The day after La Rochelle we sailed into Bilbao on a hot day. The main attraction to visit is the Guggenheim museum, and so was nice to get into this cool building for a few hours, where you can spend all day. I had heard of the museum as one the top attractions in the city and was good value for what is on offer, with much modern art to see. I would recommend listening to the commentary which explains every exhibit but in detail. The building itself designed by Canadian born Frank Gehry is worth seeing on it’s own as a masterpiece in my view. The building is titanium clad and fits in well with the historic architecture around it, including the bridge over the river. We also had a walk around the older part of Bilbao and managed to spot the Vizcaya or  Puente Colgante (hanging bridge) in the distance from the ship, built in 1900 which carries cars and passengers across the river by gondola like the Warrington Transporter did with train carriages up till the 1960’s.

Guggenheim Museum

Louise Bourgeois’ Maman


Bilbao with Vizcaya Bridge in Centre

Fountain in Bilbao

The next stop on the Cruise was La Coruna near the North Western tip of Spain in Galicia, which has a maritime history going back to the Romans, with the Tower of Hercules lighthouse originally built in the Roman period. It is also known as the Crystal city, with glass fronted buildings, and was the port the Spanish Armada left for England. The Castle of San Anton overlooks the harbour, and was a short walk from the Britannia ship and the centre of the city. Included inside is the museum about archaeology and local history (including Roman and medieval artifacts), which was worth it for the 2 euros entry. There is great views over La Coruna and it’s promenade, and is a fascinating piece of history.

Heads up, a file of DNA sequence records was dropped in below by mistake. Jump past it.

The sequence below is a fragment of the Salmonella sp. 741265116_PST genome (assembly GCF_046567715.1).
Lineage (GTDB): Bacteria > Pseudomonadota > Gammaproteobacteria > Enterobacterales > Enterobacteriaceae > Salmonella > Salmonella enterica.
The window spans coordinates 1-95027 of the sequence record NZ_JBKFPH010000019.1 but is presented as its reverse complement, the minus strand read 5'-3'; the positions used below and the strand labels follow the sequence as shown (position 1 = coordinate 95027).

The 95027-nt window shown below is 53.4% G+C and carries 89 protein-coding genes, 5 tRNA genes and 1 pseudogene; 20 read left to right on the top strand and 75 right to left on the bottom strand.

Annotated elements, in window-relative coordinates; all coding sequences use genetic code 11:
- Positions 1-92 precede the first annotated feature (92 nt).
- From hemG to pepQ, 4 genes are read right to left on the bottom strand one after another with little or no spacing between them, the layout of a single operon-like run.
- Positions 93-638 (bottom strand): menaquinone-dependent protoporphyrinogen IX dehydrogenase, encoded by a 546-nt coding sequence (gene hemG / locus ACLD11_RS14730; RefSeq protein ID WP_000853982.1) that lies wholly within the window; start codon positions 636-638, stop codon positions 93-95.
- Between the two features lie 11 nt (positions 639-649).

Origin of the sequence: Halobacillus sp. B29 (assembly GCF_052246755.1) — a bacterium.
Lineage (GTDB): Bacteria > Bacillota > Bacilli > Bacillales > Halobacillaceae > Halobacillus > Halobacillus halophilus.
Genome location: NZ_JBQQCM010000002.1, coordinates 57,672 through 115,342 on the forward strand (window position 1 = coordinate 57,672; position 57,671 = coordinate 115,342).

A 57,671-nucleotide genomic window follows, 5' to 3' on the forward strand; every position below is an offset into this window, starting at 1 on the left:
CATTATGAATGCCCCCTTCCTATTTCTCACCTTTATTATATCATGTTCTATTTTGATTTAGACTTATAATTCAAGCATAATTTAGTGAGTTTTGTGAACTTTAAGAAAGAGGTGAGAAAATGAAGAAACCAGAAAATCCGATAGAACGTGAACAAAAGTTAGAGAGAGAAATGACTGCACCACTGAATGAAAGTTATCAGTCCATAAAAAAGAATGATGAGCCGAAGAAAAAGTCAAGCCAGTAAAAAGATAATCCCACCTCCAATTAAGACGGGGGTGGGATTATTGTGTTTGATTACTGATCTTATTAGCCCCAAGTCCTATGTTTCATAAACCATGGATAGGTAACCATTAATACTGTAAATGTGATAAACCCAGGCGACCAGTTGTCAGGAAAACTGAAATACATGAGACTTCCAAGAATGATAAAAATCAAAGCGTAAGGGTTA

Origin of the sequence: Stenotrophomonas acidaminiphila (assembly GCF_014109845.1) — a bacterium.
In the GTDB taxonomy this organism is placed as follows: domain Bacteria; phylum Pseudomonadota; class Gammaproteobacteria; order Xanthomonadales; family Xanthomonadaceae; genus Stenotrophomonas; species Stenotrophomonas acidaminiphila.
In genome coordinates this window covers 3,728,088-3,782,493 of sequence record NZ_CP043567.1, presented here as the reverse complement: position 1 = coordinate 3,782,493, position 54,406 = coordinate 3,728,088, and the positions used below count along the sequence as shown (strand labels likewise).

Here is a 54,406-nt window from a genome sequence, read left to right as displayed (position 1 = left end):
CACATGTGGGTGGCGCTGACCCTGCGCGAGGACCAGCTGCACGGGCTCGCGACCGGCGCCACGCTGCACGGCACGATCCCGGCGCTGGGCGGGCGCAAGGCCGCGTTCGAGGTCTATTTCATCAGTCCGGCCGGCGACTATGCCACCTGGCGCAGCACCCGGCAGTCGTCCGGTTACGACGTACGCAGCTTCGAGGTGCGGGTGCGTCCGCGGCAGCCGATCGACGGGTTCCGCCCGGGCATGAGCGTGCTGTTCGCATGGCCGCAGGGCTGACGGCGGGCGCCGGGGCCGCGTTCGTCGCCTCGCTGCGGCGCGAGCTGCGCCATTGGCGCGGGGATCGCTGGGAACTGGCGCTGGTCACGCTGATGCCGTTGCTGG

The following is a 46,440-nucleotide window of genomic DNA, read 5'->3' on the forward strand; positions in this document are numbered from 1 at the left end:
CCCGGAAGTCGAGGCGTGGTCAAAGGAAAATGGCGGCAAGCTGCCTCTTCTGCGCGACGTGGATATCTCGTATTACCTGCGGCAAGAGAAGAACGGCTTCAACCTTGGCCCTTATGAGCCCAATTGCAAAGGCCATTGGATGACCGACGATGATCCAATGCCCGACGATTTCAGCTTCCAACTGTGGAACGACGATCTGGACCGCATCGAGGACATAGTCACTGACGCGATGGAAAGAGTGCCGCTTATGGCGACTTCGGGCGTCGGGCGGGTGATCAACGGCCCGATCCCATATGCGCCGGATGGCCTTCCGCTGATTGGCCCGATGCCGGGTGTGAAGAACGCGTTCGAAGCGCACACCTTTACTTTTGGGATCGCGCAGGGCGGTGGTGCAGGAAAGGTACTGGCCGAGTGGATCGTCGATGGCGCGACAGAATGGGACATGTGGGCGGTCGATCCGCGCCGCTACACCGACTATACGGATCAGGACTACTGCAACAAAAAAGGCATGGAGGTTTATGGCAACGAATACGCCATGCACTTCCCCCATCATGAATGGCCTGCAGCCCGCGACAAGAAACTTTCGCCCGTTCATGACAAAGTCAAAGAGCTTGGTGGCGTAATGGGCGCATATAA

Tower of Hercules

Castel St Anton

Plaza de Maria Pita

Glass-fronted promenade

The last stop on our week along cruise with a day at sea after La Coruna, was anchoring off the coast of Guernsey. The trip into the capital was an experience in itself by tender boat from Britannia. The weather warmer was than predicted and we had some time to look in the La Vallette Underground Military Museum, and walk to the secluded Fermain Bay. The museum provides exhibits and artifacts of the time of the German occupation of Guernsey (1940-45) with lots of interesting things to read about, and does make you think. There is also a section on the First World War, and was used as an old bunker for storage of fuel tanks by the Nazi’s with part of it left unfinished as it originally was. We also found time to try some Guernsey ice-cream and look inside a Victorian sweet shop.